When I wore the Terrex Free Hikers out, I was surprised to find that the Continental rubber soles and traction design really worked well in most conditions.  I have encountered mud and wet rocks (my nemesis) and they feel even grippier than my current Merrell boots.  I’ve had a few issues (not injuries) with slippery rocks, so grip is really important to me and so far the Terrex Free are my favorites in slippery conditions.

The Adidas Terrex Free Hiker weighs only 13.5oz (size 9).  This may mess with your head at first because they feel so bedroom slipper-like in their fit and weight…however after a few miles, you will come to appreciate the lightweight characteristics of these shoes.  As a point of comparison, my Merrell Moab Mids weigh over 2-pounds….double the weight of the Terrex Free.  This really made a difference on long hikes.

Adidas lists the Primeknit (the majority of the shoe) as a “water-repellent” fabric.  While I didn’t dunk the shoe up to the cuff (yet), water does seem to run off of the shoe surface.  I’m not sure I’d feel the same level of waterproof confidence as my Gore-Tex Salomon mids, especially on a rainy day, but they do seem to resist water well.  Stay tuned on that one, because eventually I’ll dunk the Terrex.

I did really like how the sock-like construction hugs your ankle.  This prevented much of the traditional tiny rocks, sand and dirt that you encounter on the trail, from getting inside the shoe.  With socks on, the neck of the shoe is even more secure, and I witnessed no evidence that dust or sand was getting into or through the shoe material.  Overall I’d call then great on sand and dust and pretty good for waterproof uses.  I wouldn’t worry about getting caught in the rain 1-mile from the car but I wouldn’t necessarily choose these on a heavy rain day.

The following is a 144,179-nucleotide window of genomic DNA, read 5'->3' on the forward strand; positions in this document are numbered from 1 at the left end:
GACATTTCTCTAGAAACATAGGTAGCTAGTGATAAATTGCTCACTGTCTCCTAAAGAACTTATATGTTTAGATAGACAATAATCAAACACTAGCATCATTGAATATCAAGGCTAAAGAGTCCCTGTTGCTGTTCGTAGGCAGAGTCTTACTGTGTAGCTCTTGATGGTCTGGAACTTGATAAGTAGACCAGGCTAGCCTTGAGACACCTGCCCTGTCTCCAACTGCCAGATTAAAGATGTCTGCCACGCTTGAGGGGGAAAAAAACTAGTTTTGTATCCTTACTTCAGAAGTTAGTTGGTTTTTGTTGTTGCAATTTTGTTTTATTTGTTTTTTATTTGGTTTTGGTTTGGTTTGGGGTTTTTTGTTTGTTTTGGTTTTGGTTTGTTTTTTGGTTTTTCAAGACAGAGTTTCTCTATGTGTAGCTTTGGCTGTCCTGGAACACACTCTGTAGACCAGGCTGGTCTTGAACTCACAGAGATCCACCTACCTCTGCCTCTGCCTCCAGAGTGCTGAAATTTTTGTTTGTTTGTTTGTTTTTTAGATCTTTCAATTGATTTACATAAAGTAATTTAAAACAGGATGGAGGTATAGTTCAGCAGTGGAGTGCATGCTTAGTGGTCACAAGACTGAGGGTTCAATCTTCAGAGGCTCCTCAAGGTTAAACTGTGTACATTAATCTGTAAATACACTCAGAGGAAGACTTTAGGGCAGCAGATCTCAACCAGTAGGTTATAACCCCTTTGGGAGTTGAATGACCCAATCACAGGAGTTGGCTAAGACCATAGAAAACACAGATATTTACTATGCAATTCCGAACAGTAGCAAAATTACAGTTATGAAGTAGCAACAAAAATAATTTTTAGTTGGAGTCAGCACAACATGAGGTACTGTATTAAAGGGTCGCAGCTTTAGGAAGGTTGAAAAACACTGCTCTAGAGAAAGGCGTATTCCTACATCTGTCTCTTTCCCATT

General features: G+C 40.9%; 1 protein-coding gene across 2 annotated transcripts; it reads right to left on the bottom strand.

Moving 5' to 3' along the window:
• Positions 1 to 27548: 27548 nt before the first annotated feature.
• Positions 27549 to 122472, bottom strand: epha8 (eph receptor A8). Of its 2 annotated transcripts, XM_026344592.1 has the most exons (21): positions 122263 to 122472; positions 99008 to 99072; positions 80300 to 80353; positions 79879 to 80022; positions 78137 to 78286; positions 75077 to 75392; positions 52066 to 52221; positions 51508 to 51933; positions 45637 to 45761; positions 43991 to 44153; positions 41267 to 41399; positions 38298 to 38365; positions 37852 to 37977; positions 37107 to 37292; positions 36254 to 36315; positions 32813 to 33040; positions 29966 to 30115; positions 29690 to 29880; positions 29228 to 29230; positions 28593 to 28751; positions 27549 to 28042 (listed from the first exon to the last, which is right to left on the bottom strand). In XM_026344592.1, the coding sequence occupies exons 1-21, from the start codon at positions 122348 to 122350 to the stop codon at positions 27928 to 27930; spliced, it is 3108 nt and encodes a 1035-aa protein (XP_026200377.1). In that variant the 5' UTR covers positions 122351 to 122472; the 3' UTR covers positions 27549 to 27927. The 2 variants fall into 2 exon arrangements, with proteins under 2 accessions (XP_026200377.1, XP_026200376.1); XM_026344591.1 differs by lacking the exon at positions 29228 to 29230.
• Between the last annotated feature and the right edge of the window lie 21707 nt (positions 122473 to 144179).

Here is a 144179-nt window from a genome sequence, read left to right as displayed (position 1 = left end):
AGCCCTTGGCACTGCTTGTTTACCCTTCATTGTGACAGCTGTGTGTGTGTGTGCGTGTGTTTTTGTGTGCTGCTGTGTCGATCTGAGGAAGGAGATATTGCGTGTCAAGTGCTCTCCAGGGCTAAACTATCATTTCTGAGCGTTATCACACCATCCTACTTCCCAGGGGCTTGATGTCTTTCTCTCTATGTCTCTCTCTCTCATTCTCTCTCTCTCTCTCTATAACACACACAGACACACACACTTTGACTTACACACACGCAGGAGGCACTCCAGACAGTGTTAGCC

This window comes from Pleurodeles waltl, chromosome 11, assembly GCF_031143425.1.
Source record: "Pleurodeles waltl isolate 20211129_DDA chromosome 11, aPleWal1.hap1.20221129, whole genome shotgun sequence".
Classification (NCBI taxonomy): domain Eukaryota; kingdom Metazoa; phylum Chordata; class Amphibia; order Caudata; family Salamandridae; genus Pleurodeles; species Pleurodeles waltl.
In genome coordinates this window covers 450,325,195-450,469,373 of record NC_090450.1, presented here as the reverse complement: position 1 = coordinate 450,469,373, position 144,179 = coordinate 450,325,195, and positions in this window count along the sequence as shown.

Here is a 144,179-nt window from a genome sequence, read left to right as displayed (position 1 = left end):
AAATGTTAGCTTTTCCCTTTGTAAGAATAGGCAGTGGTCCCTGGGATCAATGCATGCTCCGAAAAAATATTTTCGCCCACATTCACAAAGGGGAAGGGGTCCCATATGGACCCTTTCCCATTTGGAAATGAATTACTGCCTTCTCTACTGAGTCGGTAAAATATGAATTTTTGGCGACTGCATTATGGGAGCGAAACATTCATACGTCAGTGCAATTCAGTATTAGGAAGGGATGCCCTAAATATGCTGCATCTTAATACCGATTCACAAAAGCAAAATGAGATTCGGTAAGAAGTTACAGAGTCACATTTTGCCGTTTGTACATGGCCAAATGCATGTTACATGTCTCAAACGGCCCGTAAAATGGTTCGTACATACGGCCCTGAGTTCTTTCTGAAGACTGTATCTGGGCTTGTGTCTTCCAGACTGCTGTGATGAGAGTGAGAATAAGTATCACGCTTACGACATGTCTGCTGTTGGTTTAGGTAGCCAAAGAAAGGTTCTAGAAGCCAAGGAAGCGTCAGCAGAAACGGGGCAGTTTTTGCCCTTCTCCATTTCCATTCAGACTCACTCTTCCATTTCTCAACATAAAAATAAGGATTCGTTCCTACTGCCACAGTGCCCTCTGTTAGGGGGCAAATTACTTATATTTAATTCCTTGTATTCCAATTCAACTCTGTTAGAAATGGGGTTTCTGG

It’s fairly difficult to compare the cost of these shoes to other competing boots.  Adidas is currently listing them at $200, however after I did a quick search, I found them for about $170.  All things considered, I believe the price and value are pretty good and pretty comparable to other mid hiking boots.

I will continue to test the Terrex Free Hiker on more and more hikes and I WILL update the bottom of this post with any additional experiences I have as I push the Terrex Free Hikers further.  Overall I was pleasantly surprised at how much I liked these shoes.  I initially felt a bit self conscious on the trail. I was feeling that I may look like that guy you you always see with sneakers or flip-flops on 5-miles into a difficult hike. 

Ultimately, the Terrex Free Hikers felt so light and comfortable that they stopped looking like a sneaker and started looking like a legitimate contender for my favorite hiking boots.  The insole is soft and cushioning without giving up responsiveness and you certainly aren’t sacrificing energy and precision for cushy softness.  The Terrex Free Hikers feel every bit as secure and confidence-inspiring as my traditional and favorite hikers, but with half the weight.  The further you hike, the better the Terrex Free Hikers feel on your feet.  The Torsion bar sole makes the Terrex feel stable and under control, while still allowing enough flex to make the shoes responsive and accurate on mixed surfaces.image

Time will tell how the Adidas Terrex Free Hikers do in a full-on rain storm or how the Primeknit fabric holds up with heavy and sharp rocks in the trail.  But in the mean time, I’ll be enjoying the lightweight, comfy, cushy and secure ride of the Adidas Terrex Free Hiker.  Stay tuned for updates, but don’t be surprised if the updates say “I love this shoe!”

About MyBeer Buzz

Founder, owner, author, graphic designer, CEO, CFO, webmaster, president, mechanic and janitor for Producer and Co-host of the WILK Friday BeerBuzz live weekly craft beer radio show. Small craft-brewer of the craft beer news sites and one-man-band with way too many instruments to play.